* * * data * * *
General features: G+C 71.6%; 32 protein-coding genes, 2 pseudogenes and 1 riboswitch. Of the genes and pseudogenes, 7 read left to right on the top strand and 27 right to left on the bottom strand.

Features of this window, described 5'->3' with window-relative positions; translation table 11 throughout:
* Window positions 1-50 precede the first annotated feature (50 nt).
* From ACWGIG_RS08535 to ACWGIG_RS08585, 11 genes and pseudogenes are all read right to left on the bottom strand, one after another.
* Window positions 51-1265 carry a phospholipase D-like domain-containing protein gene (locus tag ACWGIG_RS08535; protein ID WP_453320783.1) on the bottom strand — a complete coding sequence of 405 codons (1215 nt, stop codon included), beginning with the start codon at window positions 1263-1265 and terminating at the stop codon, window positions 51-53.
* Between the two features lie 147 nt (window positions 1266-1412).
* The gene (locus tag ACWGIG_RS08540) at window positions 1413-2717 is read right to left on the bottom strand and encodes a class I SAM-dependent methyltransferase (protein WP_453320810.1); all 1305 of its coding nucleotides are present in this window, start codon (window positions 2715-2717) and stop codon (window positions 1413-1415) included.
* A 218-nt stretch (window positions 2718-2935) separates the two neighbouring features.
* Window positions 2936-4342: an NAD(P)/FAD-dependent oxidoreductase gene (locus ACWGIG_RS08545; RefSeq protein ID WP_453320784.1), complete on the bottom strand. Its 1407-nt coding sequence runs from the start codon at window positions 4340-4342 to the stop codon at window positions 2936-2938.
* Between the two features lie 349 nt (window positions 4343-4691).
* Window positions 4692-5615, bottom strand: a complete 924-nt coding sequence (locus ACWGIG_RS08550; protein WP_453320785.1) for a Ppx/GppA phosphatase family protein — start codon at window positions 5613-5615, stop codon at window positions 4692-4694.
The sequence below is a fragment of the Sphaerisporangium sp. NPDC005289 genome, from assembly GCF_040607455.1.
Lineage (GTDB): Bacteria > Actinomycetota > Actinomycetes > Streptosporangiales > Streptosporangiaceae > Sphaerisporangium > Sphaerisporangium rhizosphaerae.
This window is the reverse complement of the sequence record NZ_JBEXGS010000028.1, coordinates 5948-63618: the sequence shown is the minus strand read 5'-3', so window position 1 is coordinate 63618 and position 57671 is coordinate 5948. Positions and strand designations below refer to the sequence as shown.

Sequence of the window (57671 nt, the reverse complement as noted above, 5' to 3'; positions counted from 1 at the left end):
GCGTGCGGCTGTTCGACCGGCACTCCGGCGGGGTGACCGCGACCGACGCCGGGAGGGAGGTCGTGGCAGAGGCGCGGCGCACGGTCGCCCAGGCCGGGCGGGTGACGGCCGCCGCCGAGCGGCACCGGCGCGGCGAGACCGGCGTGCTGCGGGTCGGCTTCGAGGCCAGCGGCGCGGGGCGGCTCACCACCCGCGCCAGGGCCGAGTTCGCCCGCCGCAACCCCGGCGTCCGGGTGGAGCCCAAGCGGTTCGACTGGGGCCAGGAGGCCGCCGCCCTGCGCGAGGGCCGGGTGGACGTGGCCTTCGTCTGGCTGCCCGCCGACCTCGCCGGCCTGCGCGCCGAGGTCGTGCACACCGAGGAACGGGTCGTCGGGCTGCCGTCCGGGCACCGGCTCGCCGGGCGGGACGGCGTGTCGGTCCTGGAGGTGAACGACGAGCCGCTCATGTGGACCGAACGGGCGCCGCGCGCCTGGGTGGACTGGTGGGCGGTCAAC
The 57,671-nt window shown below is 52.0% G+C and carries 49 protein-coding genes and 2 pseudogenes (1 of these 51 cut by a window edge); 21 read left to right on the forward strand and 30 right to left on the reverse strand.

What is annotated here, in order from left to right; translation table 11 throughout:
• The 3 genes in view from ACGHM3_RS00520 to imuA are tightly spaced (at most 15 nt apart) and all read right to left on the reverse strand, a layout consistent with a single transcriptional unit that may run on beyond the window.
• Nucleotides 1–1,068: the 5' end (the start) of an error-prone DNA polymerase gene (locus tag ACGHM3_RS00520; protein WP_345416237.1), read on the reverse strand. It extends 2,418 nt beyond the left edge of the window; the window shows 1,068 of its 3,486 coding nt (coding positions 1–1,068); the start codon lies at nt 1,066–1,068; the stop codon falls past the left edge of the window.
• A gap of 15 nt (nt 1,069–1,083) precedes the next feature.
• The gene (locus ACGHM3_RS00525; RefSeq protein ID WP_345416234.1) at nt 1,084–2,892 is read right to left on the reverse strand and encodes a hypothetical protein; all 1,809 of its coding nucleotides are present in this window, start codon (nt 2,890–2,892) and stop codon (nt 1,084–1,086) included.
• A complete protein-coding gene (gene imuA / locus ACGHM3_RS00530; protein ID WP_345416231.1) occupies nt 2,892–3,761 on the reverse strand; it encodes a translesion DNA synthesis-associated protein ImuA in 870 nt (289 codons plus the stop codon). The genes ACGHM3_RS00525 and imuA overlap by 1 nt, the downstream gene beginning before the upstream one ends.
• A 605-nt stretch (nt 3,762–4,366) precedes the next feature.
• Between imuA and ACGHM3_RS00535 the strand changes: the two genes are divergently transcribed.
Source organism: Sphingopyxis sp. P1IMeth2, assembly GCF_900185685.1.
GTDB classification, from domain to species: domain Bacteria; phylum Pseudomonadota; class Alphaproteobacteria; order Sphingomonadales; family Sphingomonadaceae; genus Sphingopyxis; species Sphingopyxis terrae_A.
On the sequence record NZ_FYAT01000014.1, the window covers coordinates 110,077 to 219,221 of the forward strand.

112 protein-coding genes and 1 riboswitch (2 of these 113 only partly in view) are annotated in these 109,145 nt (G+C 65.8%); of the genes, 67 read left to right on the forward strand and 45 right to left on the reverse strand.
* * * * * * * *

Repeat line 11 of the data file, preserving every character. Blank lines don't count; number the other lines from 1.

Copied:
* Window positions 4692-5615, bottom strand: a complete 924-nt coding sequence (locus ACWGIG_RS08550; protein WP_453320785.1) for a Ppx/GppA phosphatase family protein — start codon at window positions 5613-5615, stop codon at window positions 4692-4694.